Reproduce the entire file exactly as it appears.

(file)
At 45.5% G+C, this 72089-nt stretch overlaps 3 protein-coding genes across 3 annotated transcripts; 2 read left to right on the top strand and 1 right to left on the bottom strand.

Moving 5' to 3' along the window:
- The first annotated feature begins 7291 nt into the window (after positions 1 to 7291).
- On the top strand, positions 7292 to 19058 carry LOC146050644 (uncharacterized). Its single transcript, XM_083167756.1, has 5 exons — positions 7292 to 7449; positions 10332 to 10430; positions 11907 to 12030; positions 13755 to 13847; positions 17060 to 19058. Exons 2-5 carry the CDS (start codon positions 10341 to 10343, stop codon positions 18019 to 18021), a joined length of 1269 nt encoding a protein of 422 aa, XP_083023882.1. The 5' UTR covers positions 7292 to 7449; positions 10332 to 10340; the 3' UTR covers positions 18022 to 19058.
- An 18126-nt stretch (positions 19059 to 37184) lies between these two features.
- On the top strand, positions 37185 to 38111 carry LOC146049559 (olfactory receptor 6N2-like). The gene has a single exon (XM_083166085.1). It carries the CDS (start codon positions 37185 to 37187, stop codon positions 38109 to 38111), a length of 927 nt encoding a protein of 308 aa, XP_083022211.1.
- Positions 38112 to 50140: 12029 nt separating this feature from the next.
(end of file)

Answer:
At 45.5% G+C, this 72089-nt stretch overlaps 3 protein-coding genes across 3 annotated transcripts; 2 read left to right on the top strand and 1 right to left on the bottom strand.

Moving 5' to 3' along the window:
- The first annotated feature begins 7291 nt into the window (after positions 1 to 7291).
- On the top strand, positions 7292 to 19058 carry LOC146050644 (uncharacterized). Its single transcript, XM_083167756.1, has 5 exons — positions 7292 to 7449; positions 10332 to 10430; positions 11907 to 12030; positions 13755 to 13847; positions 17060 to 19058. Exons 2-5 carry the CDS (start codon positions 10341 to 10343, stop codon positions 18019 to 18021), a joined length of 1269 nt encoding a protein of 422 aa, XP_083023882.1. The 5' UTR covers positions 7292 to 7449; positions 10332 to 10340; the 3' UTR covers positions 18022 to 19058.
- An 18126-nt stretch (positions 19059 to 37184) lies between these two features.
- On the top strand, positions 37185 to 38111 carry LOC146049559 (olfactory receptor 6N2-like). The gene has a single exon (XM_083166085.1). It carries the CDS (start codon positions 37185 to 37187, stop codon positions 38109 to 38111), a length of 927 nt encoding a protein of 308 aa, XP_083022211.1.
- Positions 38112 to 50140: 12029 nt separating this feature from the next.